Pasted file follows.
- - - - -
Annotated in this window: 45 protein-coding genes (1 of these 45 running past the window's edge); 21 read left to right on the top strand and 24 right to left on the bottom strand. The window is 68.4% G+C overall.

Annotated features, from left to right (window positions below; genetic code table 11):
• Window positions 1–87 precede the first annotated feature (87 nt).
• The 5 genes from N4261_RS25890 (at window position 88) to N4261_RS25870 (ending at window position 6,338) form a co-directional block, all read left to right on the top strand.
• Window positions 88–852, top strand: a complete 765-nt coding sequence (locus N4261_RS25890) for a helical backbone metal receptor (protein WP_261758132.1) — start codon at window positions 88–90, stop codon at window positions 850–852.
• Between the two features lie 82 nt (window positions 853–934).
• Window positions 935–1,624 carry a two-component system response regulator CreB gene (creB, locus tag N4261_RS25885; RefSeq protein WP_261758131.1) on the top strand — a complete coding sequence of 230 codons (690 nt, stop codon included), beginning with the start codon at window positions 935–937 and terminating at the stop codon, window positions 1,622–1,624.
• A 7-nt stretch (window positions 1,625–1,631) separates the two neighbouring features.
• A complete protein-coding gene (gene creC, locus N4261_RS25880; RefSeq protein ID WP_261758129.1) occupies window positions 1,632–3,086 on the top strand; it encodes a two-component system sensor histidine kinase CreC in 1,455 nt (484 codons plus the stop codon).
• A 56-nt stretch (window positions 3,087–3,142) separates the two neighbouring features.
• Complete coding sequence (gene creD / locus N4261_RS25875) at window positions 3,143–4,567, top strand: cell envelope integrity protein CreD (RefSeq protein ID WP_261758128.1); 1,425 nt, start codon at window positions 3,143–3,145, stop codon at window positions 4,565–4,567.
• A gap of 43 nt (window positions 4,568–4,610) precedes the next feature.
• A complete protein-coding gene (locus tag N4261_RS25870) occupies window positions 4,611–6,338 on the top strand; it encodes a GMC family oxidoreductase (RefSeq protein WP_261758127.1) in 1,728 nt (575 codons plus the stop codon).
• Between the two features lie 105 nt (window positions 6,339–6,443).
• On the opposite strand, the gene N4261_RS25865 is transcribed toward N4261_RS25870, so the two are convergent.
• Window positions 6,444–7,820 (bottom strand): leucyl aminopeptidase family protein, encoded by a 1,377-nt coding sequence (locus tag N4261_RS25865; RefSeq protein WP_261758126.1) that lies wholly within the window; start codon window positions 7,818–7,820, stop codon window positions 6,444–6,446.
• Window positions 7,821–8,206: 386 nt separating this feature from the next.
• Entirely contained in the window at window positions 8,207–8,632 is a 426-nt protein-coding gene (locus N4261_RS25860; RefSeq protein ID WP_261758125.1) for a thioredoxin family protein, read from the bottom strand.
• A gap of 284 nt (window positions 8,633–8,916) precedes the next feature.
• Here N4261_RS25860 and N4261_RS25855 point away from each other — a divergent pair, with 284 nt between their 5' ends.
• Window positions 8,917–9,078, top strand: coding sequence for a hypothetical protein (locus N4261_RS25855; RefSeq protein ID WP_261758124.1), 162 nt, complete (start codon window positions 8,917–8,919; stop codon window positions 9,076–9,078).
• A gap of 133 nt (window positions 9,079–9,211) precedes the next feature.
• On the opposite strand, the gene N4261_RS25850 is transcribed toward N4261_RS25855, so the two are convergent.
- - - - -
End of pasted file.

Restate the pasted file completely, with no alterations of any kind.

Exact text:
Annotated in this window: 45 protein-coding genes (1 of these 45 running past the window's edge); 21 read left to right on the top strand and 24 right to left on the bottom strand. The window is 68.4% G+C overall.

Annotated features, from left to right (window positions below; genetic code table 11):
• Window positions 1–87 precede the first annotated feature (87 nt).
• The 5 genes from N4261_RS25890 (at window position 88) to N4261_RS25870 (ending at window position 6,338) form a co-directional block, all read left to right on the top strand.
• Window positions 88–852, top strand: a complete 765-nt coding sequence (locus N4261_RS25890) for a helical backbone metal receptor (protein WP_261758132.1) — start codon at window positions 88–90, stop codon at window positions 850–852.
• Between the two features lie 82 nt (window positions 853–934).
• Window positions 935–1,624 carry a two-component system response regulator CreB gene (creB, locus tag N4261_RS25885; RefSeq protein WP_261758131.1) on the top strand — a complete coding sequence of 230 codons (690 nt, stop codon included), beginning with the start codon at window positions 935–937 and terminating at the stop codon, window positions 1,622–1,624.
• A 7-nt stretch (window positions 1,625–1,631) separates the two neighbouring features.
• A complete protein-coding gene (gene creC, locus N4261_RS25880; RefSeq protein ID WP_261758129.1) occupies window positions 1,632–3,086 on the top strand; it encodes a two-component system sensor histidine kinase CreC in 1,455 nt (484 codons plus the stop codon).
• A 56-nt stretch (window positions 3,087–3,142) separates the two neighbouring features.
• Complete coding sequence (gene creD / locus N4261_RS25875) at window positions 3,143–4,567, top strand: cell envelope integrity protein CreD (RefSeq protein ID WP_261758128.1); 1,425 nt, start codon at window positions 3,143–3,145, stop codon at window positions 4,565–4,567.
• A gap of 43 nt (window positions 4,568–4,610) precedes the next feature.
• A complete protein-coding gene (locus tag N4261_RS25870) occupies window positions 4,611–6,338 on the top strand; it encodes a GMC family oxidoreductase (RefSeq protein WP_261758127.1) in 1,728 nt (575 codons plus the stop codon).
• Between the two features lie 105 nt (window positions 6,339–6,443).
• On the opposite strand, the gene N4261_RS25865 is transcribed toward N4261_RS25870, so the two are convergent.
• Window positions 6,444–7,820 (bottom strand): leucyl aminopeptidase family protein, encoded by a 1,377-nt coding sequence (locus tag N4261_RS25865; RefSeq protein WP_261758126.1) that lies wholly within the window; start codon window positions 7,818–7,820, stop codon window positions 6,444–6,446.
• Window positions 7,821–8,206: 386 nt separating this feature from the next.
• Entirely contained in the window at window positions 8,207–8,632 is a 426-nt protein-coding gene (locus N4261_RS25860; RefSeq protein ID WP_261758125.1) for a thioredoxin family protein, read from the bottom strand.
• A gap of 284 nt (window positions 8,633–8,916) precedes the next feature.
• Here N4261_RS25860 and N4261_RS25855 point away from each other — a divergent pair, with 284 nt between their 5' ends.
• Window positions 8,917–9,078, top strand: coding sequence for a hypothetical protein (locus N4261_RS25855; RefSeq protein ID WP_261758124.1), 162 nt, complete (start codon window positions 8,917–8,919; stop codon window positions 9,076–9,078).
• A gap of 133 nt (window positions 9,079–9,211) precedes the next feature.
• On the opposite strand, the gene N4261_RS25850 is transcribed toward N4261_RS25855, so the two are convergent.